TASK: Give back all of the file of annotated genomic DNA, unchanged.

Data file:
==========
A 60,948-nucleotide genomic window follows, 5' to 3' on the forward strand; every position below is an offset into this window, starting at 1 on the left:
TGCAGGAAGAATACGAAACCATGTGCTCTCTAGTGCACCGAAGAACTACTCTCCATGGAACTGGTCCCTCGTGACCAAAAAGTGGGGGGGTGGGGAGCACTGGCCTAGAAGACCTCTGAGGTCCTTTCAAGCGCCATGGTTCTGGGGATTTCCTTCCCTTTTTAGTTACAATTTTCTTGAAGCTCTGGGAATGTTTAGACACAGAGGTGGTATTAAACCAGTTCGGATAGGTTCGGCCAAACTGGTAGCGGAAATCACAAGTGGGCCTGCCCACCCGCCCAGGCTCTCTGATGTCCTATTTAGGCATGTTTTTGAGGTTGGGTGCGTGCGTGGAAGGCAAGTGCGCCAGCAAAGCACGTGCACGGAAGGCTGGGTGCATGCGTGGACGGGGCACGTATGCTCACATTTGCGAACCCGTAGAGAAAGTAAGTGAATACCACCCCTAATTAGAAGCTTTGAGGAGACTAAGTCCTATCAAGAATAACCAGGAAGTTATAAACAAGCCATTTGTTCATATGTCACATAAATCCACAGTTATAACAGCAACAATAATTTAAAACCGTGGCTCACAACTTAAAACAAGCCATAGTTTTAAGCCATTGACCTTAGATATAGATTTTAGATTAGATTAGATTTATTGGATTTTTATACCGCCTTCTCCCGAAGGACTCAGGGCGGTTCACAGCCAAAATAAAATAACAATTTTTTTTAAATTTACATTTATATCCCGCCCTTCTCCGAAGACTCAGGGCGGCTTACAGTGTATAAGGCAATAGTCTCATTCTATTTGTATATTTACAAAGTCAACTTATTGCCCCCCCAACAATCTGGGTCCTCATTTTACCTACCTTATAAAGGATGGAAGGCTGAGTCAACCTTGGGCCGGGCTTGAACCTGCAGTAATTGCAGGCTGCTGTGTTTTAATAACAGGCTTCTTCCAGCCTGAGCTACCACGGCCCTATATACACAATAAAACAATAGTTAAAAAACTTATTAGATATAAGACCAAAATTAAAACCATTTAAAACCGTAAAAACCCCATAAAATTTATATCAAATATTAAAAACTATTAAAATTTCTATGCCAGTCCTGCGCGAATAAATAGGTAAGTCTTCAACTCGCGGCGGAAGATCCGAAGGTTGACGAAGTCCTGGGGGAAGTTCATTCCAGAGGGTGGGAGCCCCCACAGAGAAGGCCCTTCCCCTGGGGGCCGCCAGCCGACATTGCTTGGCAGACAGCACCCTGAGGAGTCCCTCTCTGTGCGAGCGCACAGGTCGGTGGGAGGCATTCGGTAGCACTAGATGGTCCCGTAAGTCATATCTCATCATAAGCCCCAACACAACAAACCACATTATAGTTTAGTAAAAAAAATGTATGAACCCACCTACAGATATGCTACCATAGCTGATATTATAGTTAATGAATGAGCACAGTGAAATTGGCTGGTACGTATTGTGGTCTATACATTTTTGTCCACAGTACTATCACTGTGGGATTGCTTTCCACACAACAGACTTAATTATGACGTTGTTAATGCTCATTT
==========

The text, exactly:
A 60,948-nucleotide genomic window follows, 5' to 3' on the forward strand; every position below is an offset into this window, starting at 1 on the left:
TGCAGGAAGAATACGAAACCATGTGCTCTCTAGTGCACCGAAGAACTACTCTCCATGGAACTGGTCCCTCGTGACCAAAAAGTGGGGGGGTGGGGAGCACTGGCCTAGAAGACCTCTGAGGTCCTTTCAAGCGCCATGGTTCTGGGGATTTCCTTCCCTTTTTAGTTACAATTTTCTTGAAGCTCTGGGAATGTTTAGACACAGAGGTGGTATTAAACCAGTTCGGATAGGTTCGGCCAAACTGGTAGCGGAAATCACAAGTGGGCCTGCCCACCCGCCCAGGCTCTCTGATGTCCTATTTAGGCATGTTTTTGAGGTTGGGTGCGTGCGTGGAAGGCAAGTGCGCCAGCAAAGCACGTGCACGGAAGGCTGGGTGCATGCGTGGACGGGGCACGTATGCTCACATTTGCGAACCCGTAGAGAAAGTAAGTGAATACCACCCCTAATTAGAAGCTTTGAGGAGACTAAGTCCTATCAAGAATAACCAGGAAGTTATAAACAAGCCATTTGTTCATATGTCACATAAATCCACAGTTATAACAGCAACAATAATTTAAAACCGTGGCTCACAACTTAAAACAAGCCATAGTTTTAAGCCATTGACCTTAGATATAGATTTTAGATTAGATTAGATTTATTGGATTTTTATACCGCCTTCTCCCGAAGGACTCAGGGCGGTTCACAGCCAAAATAAAATAACAATTTTTTTTAAATTTACATTTATATCCCGCCCTTCTCCGAAGACTCAGGGCGGCTTACAGTGTATAAGGCAATAGTCTCATTCTATTTGTATATTTACAAAGTCAACTTATTGCCCCCCCAACAATCTGGGTCCTCATTTTACCTACCTTATAAAGGATGGAAGGCTGAGTCAACCTTGGGCCGGGCTTGAACCTGCAGTAATTGCAGGCTGCTGTGTTTTAATAACAGGCTTCTTCCAGCCTGAGCTACCACGGCCCTATATACACAATAAAACAATAGTTAAAAAACTTATTAGATATAAGACCAAAATTAAAACCATTTAAAACCGTAAAAACCCCATAAAATTTATATCAAATATTAAAAACTATTAAAATTTCTATGCCAGTCCTGCGCGAATAAATAGGTAAGTCTTCAACTCGCGGCGGAAGATCCGAAGGTTGACGAAGTCCTGGGGGAAGTTCATTCCAGAGGGTGGGAGCCCCCACAGAGAAGGCCCTTCCCCTGGGGGCCGCCAGCCGACATTGCTTGGCAGACAGCACCCTGAGGAGTCCCTCTCTGTGCGAGCGCACAGGTCGGTGGGAGGCATTCGGTAGCACTAGATGGTCCCGTAAGTCATATCTCATCATAAGCCCCAACACAACAAACCACATTATAGTTTAGTAAAAAAAATGTATGAACCCACCTACAGATATGCTACCATAGCTGATATTATAGTTAATGAATGAGCACAGTGAAATTGGCTGGTACGTATTGTGGTCTATACATTTTTGTCCACAGTACTATCACTGTGGGATTGCTTTCCACACAACAGACTTAATTATGACGTTGTTAATGCTCATTT